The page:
Near is the temple of Artemis of Fair Fame. The image was made by Scopas. They say that within the sanctuary were buried Androcleia and Aleis, daughters of Antipoenus. For when Heracles and the Thebans were about to engage in battle with the Orchomenians, an oracle was delivered to them that success in the war would be theirs if their citizen of the most noble descent would consent to die by his own hand. Now Antipoenus, who had the most famous ancestors, was loath to die for the people, but his daughters were quite ready to do so. So they took their own lives and are honored therefor.
Before the temple of Artemis of Fair Fame is a lion made of stone, said to have been dedicated by Heracles after he had conquered in the battle the Orchomenians and their king, Erginus son of Clymenus. Near it is Apollo surnamed Rescuer, and Hermes called of the Market-place, another of the votive offerings of Pindar. The pyre of the children of Amphion is about half a stade from the graves. The ashes from the pyre are still there.
Near this are two stone images of Athena, surnamed Girder, said to have been dedicated by Amphitryon.1
For here, they say, he put on his armour when he was about to give battle to Chalcodon and the Euboeans. It seems that the ancients used the verb “to gird oneself” in the sense of “to put on one's armour,” and so they say that when Homer compares Agamemnon to Ares “in respect of his girdle,” he is really saying that they were alike in the fashion of their armour.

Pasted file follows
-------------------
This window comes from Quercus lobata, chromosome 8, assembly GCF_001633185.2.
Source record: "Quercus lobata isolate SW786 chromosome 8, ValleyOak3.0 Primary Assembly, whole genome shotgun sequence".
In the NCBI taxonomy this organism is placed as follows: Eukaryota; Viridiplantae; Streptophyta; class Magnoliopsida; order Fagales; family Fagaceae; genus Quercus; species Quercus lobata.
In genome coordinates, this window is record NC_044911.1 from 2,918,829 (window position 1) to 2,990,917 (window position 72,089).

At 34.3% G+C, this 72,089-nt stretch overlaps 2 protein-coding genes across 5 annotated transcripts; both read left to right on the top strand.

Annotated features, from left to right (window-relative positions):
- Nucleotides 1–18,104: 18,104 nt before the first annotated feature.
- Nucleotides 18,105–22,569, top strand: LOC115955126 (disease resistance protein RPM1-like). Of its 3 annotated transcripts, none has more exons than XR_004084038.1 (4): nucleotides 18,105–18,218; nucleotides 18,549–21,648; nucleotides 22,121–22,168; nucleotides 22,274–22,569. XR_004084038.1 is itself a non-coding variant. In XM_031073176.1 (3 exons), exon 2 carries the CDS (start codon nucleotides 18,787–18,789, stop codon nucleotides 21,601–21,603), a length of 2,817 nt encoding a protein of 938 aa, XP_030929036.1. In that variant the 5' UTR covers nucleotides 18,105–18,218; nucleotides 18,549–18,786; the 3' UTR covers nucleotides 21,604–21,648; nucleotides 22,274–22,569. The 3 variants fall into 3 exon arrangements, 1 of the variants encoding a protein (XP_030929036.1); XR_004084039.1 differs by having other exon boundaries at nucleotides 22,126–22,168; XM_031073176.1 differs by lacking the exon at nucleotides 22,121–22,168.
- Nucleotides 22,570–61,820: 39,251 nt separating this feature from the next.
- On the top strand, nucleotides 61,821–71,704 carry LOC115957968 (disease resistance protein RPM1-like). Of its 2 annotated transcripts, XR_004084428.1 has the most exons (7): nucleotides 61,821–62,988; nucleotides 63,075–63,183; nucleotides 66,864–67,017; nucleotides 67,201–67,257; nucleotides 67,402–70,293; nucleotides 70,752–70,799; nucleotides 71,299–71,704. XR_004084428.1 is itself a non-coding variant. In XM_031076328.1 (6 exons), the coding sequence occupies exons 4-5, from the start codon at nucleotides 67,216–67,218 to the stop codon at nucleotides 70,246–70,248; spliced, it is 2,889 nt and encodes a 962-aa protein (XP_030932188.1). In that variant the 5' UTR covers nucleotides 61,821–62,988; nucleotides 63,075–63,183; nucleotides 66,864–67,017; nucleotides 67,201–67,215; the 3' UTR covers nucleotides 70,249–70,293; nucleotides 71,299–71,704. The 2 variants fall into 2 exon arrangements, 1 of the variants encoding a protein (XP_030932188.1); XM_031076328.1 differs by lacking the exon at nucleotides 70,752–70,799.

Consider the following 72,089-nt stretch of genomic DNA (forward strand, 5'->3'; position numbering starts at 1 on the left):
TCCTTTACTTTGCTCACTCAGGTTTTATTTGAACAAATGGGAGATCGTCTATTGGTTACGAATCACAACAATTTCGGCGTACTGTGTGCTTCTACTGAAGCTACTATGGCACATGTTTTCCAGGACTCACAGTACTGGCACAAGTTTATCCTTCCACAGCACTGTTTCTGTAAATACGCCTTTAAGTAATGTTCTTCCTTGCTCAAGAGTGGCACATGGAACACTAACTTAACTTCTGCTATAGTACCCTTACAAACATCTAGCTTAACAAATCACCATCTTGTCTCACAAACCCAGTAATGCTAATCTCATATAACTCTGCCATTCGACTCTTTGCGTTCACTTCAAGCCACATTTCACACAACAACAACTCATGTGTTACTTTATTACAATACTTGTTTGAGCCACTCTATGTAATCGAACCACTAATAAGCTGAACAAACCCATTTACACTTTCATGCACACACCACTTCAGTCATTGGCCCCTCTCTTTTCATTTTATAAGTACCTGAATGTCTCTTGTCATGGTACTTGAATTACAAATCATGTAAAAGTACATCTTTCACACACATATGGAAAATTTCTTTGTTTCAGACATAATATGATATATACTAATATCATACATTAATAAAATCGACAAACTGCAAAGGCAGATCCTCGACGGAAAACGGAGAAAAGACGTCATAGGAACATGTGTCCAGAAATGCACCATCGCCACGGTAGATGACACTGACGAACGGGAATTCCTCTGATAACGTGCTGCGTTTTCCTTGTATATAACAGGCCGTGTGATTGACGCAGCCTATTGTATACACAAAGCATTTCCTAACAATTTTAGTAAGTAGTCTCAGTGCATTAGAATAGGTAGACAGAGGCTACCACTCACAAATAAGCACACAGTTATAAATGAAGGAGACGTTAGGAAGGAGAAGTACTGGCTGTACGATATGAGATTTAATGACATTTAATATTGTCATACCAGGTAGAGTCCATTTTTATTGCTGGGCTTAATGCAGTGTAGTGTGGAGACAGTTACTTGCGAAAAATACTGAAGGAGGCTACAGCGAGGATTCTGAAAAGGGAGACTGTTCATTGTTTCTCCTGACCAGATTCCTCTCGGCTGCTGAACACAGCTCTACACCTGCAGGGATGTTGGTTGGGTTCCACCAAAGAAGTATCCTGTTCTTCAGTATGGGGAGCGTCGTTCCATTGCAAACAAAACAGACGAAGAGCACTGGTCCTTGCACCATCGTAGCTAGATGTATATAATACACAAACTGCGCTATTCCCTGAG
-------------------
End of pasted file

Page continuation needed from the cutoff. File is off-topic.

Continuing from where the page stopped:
The tomb shared by Zethus and Amphion is a small mound of earth. The inhabitants of Tithorea
like to steal earth from it when the sun is passing through the constellation Taurus. For if at that time they take earth from the mound and set it on Antiope's tomb, the land of Tithorea
will yield a harvest, but that of Thebes
be less fertile. For this reason the Thebans at that time keep watch over the tomb.
Both these cities hold this belief, and they do so because of the oracles of Bacis, in which are the lines:—“But when a man of Tithorea to Amphion and to Zethus
Pours on the earth peace-offerings of libation and prayer,
When Taurus is warmed by the might of the glorious sun,
Beware then of no slight disaster threatening the city;
For the harvest wastes away in it,
When they take of the earth, and bring it to the tomb of Phocus.
Bacis calls it the tomb of Phocus for the following reason. The wife of Lycus worshipped Dionysus more than any other deity. When she had suffered what the story says she suffered, Dionysus was angry with Antiope. For some reason extravagant punishments always arouse the resentment of the gods. They say that Antiope went mad, and when out of her wits roamed all over Greece
; but Phocus, son of Ornytion, son of Sisyphus, chanced to meet her, cured her madness, and then married her.
So Antiope and Phocus share the same grave. The roughly quarried stones, laid along the tomb of Amphion at its base, are said to be the very rocks that followed the singing of Amphion. A similar story is told of Orpheus, how wild creatures followed him as he played the harp.